Mental Models and the Construction of Your Reality

by Stephen Mills on January 20, 2010

Mental Models

A mental model is an internal representation in your mind of some portion of external reality.  I believe there is an objective external reality out there that exists independent of your mind, but you understand it and deal with it through your mental models.  Your mind is a big jumble of these models and some of them undoubtedly conflict with each other.  Your jumble is different than my jumble.

Many of our mental models are learned, probably absorbed from our friends, family, and culture by default.  We are likely born with a tendency to some of them.  For example, it appears babies are born with some rudimentary ideas about the basic physics of objects.  Some of our models are chosen and modified by conscious reasoning.  Whether by default or by conscious selection we have them and we use them.  They rule our lives.

My coworkers hate me and undercut me every chance they get.  I’m ugly.  Once I achieve X, everything will be better.  Money buys freedom.  I need things to be happy.  The universe is benevolent.  Socialism destroys individual incentive.  Objects obey Newton’s laws of physics.  These are all possible mental models by which we attempt to deal with and interpret the world around us.

Why Should I Care About Mental Models?

Here is how Srikumar S. Rao said it in his marvelous book Are You Ready to Succeed? Unconventional Strategies to Achieving Personal Mastery in Business and Life.

“All transformation begins and ends with mental models.  Because these models dictate how you act under different circumstances and how you interpret the events that happen in your life, when you change the model, you change your life.”

When you change the model, you change you life.  That says all I need to know about why I should care.

Mental Models Are Important

The mental models you select to deal with external reality will play a big part in what your reality looks like in the future.  Your decisions and actions accumulate upon each other in a compounding effect.  Those decisions and actions are guided by your mental models.  Therefore selecting the right mental models becomes a critical step in getting what you want out of life.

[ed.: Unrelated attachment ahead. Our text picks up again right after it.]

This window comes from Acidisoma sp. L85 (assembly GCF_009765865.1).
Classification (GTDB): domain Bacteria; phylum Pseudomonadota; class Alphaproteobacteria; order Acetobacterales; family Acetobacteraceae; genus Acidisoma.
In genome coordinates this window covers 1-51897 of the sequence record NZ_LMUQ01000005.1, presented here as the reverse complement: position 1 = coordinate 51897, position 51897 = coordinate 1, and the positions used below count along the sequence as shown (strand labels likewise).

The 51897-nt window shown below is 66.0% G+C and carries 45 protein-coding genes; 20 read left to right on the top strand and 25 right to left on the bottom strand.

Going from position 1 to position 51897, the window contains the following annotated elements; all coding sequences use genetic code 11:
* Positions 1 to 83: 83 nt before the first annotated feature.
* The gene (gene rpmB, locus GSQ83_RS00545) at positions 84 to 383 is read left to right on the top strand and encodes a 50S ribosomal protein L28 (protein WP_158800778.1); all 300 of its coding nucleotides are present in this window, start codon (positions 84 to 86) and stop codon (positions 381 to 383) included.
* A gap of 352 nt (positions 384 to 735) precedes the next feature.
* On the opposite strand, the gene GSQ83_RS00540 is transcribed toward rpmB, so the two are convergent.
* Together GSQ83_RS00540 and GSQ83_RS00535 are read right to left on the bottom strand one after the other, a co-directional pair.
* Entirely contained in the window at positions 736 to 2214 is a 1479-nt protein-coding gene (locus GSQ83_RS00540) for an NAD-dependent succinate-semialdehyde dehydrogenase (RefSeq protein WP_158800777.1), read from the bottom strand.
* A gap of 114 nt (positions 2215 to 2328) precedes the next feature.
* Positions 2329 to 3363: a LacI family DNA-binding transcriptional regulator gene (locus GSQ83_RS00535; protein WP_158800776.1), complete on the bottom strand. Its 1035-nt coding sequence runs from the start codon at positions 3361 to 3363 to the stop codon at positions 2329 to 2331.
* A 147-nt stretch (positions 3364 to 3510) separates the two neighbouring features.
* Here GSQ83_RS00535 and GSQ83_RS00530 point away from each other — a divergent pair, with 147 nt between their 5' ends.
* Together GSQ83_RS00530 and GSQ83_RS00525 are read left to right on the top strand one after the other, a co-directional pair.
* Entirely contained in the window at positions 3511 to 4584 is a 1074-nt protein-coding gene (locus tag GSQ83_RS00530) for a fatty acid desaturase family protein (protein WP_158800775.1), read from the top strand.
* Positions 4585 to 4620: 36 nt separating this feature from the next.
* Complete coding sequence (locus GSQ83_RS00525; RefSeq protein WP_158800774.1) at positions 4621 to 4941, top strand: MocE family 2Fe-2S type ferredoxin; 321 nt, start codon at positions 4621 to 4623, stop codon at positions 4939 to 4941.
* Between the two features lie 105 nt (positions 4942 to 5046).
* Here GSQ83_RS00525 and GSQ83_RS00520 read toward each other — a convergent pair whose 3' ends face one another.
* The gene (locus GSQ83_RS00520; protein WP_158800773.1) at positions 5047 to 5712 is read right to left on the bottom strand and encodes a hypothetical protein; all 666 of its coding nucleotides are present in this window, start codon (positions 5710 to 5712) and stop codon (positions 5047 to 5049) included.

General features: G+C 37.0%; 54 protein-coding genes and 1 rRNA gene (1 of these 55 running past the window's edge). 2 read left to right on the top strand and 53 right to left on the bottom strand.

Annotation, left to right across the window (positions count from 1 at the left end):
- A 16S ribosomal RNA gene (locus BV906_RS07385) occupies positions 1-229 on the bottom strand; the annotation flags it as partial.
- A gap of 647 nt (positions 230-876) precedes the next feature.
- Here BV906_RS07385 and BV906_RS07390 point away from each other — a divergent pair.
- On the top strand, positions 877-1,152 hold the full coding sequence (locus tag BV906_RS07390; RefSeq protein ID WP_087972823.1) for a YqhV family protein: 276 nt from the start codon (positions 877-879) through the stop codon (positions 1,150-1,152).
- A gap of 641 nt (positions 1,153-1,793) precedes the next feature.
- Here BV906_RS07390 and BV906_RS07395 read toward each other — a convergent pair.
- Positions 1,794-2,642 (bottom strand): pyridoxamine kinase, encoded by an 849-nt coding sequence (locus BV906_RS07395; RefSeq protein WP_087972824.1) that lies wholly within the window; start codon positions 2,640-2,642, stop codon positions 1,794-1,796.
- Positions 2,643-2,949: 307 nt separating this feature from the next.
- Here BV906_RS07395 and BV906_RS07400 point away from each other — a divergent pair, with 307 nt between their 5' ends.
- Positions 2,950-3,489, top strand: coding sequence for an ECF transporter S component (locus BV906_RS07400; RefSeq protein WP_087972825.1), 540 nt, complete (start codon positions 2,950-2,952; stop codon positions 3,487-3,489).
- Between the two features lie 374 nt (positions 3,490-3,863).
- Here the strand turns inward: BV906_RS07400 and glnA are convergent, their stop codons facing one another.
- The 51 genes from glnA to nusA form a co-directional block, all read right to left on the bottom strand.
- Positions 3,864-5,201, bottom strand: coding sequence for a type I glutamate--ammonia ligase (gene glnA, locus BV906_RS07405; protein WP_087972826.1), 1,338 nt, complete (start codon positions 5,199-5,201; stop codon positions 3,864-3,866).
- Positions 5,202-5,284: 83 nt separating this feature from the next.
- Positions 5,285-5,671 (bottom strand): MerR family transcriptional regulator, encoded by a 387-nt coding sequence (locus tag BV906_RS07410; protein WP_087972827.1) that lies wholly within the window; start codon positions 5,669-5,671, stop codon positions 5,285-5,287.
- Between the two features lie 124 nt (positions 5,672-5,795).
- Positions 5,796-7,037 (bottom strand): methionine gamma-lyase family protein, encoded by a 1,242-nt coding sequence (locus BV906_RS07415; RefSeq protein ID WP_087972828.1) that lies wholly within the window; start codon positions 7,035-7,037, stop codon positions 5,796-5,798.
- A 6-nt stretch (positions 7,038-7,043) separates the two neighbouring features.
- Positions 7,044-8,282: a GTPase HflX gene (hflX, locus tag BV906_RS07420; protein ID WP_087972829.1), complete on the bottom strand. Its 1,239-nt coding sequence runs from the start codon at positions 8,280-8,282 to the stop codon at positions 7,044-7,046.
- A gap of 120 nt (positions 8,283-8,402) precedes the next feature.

Are Your Mental Models True?

The problem of course is in determining what that truth is in an absolute sense.  The way you see things is influenced not just by the new data coming in, but also by what’s already inside.  Confirmation bias is a powerful factor even for those of us who are aware of it’s existence.  Once we accept an idea, we tend to hold on to it for dear life.  That fact alone should give us pause on our confidence that we know the “truth”.  There are some incredibly effective and smart people whose mental models differ from mine.  I’m sure that my telling them I have the truth and they don’t is going to motivate them to immediately change to my way of thinking.

Mental Models Should Be Useful

If it is useful, it doesn’t matter whether someone else believes it is true or not.  It may not even really matter whether it is true or not.  What matters is if it enables you to achieve your ends.  For a rationally oriented person like me that’s a hard model to accept, but I believe it to be a key to success in getting what you want.  The value of a mental model ultimately resides in its utility.

Useful Models Will Vary Among Individuals

My genes, my circumstances, my past experiences, my goals, and other factors may impact how well a particular model works for me.  That same model may be more or less useful to you.  What works for one person does not always work for another.  Keep that in mind next time you want to convert someone to your truth and they resist.  Just because it works for you does not mean it will for them.  Maybe it will, but it is certainly not worth getting upset or frustrated about.